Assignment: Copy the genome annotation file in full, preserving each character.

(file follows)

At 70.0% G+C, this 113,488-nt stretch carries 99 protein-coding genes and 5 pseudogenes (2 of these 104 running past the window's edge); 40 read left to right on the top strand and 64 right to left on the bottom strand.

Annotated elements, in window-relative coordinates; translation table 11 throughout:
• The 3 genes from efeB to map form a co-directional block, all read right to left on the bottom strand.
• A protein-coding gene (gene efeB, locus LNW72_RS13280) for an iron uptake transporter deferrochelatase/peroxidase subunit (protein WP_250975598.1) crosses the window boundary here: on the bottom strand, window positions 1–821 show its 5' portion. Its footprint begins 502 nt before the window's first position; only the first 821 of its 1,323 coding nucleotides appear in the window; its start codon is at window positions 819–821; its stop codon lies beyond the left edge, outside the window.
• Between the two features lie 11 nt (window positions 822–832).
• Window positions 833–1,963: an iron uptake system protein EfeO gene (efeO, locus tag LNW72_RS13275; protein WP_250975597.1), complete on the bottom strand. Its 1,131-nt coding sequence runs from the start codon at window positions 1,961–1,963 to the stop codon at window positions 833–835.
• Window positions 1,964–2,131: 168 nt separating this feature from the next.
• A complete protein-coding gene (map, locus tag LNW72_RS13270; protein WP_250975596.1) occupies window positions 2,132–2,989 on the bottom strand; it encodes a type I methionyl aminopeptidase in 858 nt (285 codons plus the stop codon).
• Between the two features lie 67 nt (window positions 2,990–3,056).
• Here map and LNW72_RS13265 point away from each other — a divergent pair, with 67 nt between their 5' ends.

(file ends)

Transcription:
At 70.0% G+C, this 113,488-nt stretch carries 99 protein-coding genes and 5 pseudogenes (2 of these 104 running past the window's edge); 40 read left to right on the top strand and 64 right to left on the bottom strand.

Annotated elements, in window-relative coordinates; translation table 11 throughout:
• The 3 genes from efeB to map form a co-directional block, all read right to left on the bottom strand.
• A protein-coding gene (gene efeB, locus LNW72_RS13280) for an iron uptake transporter deferrochelatase/peroxidase subunit (protein WP_250975598.1) crosses the window boundary here: on the bottom strand, window positions 1–821 show its 5' portion. Its footprint begins 502 nt before the window's first position; only the first 821 of its 1,323 coding nucleotides appear in the window; its start codon is at window positions 819–821; its stop codon lies beyond the left edge, outside the window.
• Between the two features lie 11 nt (window positions 822–832).
• Window positions 833–1,963: an iron uptake system protein EfeO gene (efeO, locus tag LNW72_RS13275; protein WP_250975597.1), complete on the bottom strand. Its 1,131-nt coding sequence runs from the start codon at window positions 1,961–1,963 to the stop codon at window positions 833–835.
• Window positions 1,964–2,131: 168 nt separating this feature from the next.
• A complete protein-coding gene (map, locus tag LNW72_RS13270; protein WP_250975596.1) occupies window positions 2,132–2,989 on the bottom strand; it encodes a type I methionyl aminopeptidase in 858 nt (285 codons plus the stop codon).
• Between the two features lie 67 nt (window positions 2,990–3,056).
• Here map and LNW72_RS13265 point away from each other — a divergent pair, with 67 nt between their 5' ends.